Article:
God’s providence, as it is taught in Scripture, is opposed to fortune and fortuitous happenings . . . all events are governed by God’s secret plan. And concerning inanimate objects we ought to hold that, although each one has by nature been endowed with its own property, yet it does not exercise its own power except in so far as it is directed by God’s ever-present hand. These are, thus, nothing but instruments to which God continually imparts as much effectiveness as he wills, and according to his own purpose bends and turns them to either one action or another.41

This admits of no diminution of divine omnipotence. It is absolute and all-encompassing.

And truly God claims, and would have us grant him, omnipotence . . . a watchful, effective, active sort, engaged in ceaseless activity. Not, indeed, an omnipotence that is only a general principle of confused motion . . . but one that is directed toward individual and particular motions. For he is deemed omnipotent . . . because, governing heaven and earth by his providence, he so regulates all things that nothing takes [82] place without his deliberation . . . there is no erratic power, or action, or motion in creatures, but that they are governed by God’s secret plan in such a way that nothing happens except what is knowingly and willingly decreed by him.42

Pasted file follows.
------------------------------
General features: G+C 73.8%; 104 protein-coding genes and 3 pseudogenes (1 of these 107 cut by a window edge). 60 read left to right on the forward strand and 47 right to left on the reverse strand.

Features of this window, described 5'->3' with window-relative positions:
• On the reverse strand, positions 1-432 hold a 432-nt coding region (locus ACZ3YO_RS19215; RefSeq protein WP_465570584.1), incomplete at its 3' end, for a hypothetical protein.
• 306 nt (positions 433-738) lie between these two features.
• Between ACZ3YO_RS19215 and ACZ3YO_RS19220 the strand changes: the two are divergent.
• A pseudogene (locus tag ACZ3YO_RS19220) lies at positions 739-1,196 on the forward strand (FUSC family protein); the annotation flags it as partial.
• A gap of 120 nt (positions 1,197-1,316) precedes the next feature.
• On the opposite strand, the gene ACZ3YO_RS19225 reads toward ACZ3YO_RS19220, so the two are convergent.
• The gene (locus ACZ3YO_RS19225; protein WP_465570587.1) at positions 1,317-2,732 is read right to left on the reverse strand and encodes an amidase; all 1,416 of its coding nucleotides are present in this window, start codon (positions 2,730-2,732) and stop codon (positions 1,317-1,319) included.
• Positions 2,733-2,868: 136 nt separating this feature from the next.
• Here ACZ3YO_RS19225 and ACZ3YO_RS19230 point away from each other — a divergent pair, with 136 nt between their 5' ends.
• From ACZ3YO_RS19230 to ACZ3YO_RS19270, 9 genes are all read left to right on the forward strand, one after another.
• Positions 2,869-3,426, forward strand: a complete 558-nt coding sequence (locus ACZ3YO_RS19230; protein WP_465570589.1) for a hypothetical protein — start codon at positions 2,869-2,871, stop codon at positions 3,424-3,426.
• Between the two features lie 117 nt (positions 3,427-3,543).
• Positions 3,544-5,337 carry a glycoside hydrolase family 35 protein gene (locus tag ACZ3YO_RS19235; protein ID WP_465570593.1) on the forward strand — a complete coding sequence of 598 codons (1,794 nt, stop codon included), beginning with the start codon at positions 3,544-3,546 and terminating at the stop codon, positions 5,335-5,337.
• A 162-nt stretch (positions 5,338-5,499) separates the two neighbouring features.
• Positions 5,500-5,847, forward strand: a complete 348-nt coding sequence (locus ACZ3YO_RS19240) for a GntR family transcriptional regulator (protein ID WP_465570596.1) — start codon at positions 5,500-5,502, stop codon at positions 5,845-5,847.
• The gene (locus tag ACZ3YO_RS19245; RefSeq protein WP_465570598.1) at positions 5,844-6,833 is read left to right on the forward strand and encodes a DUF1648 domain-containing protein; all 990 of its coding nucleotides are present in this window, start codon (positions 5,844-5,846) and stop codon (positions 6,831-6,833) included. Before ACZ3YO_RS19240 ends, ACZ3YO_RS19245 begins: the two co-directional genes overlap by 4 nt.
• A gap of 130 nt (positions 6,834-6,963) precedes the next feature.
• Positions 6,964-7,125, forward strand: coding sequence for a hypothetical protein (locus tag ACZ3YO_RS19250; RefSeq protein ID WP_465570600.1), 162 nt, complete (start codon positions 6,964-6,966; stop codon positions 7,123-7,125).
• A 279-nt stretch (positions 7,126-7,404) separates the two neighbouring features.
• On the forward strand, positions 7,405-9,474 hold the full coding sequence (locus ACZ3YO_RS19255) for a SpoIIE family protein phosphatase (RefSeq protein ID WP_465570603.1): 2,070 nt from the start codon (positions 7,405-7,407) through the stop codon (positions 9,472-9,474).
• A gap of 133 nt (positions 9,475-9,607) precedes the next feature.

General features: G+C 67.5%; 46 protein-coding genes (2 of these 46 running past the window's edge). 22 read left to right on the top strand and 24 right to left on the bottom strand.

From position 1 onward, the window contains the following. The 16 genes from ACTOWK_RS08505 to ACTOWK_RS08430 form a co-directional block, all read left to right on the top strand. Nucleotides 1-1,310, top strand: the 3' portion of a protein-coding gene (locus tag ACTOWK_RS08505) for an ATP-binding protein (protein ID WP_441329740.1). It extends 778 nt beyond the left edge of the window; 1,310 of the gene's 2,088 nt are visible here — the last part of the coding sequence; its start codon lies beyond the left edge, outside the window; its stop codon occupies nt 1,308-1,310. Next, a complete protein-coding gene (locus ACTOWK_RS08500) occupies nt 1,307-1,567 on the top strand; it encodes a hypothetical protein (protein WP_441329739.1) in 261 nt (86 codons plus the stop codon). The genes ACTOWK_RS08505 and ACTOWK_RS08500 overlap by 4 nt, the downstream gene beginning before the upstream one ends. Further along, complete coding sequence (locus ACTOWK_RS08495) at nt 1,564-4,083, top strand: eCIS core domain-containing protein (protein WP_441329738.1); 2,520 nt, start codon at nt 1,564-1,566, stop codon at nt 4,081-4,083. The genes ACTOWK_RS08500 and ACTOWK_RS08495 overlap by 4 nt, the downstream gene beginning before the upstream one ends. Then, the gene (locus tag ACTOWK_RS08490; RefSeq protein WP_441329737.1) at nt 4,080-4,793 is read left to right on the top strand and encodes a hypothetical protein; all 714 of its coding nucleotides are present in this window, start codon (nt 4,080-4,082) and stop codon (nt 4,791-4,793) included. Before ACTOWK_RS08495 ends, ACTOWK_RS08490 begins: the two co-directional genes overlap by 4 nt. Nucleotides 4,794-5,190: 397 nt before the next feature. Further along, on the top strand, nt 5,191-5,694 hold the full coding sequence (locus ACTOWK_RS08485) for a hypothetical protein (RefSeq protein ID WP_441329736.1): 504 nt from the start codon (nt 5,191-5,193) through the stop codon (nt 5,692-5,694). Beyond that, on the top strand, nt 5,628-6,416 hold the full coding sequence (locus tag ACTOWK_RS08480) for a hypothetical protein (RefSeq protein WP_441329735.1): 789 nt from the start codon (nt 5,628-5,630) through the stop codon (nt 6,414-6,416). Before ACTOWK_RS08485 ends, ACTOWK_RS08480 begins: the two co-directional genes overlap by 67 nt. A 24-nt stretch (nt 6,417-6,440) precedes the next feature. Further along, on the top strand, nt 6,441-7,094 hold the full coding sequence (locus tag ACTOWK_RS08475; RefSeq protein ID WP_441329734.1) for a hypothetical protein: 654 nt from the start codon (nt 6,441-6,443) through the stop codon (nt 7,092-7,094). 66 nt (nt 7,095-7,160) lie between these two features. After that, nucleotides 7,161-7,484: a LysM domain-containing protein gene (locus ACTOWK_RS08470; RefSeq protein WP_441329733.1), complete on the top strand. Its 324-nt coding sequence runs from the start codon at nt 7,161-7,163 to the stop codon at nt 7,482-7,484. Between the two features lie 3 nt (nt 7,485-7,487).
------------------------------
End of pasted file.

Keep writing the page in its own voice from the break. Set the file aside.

Divine foreknowledge is understood to be divine foreordination, from our earthbound point of view.43 What is emerging here is the most explicit indication to date that God’s power is perceived to be the only power. Omnipotence admits of no other powers at all; they are mere chimeras. We say or do nothing whatsoever apart from the power of God to produce such effects. All human conditions, rich and poor, lordly or oppressed, are “divinely assigned.”44

Nothing happens by chance. We judge events “fortuitous” because the true cause of events, i.e., God, is hidden from our eyes.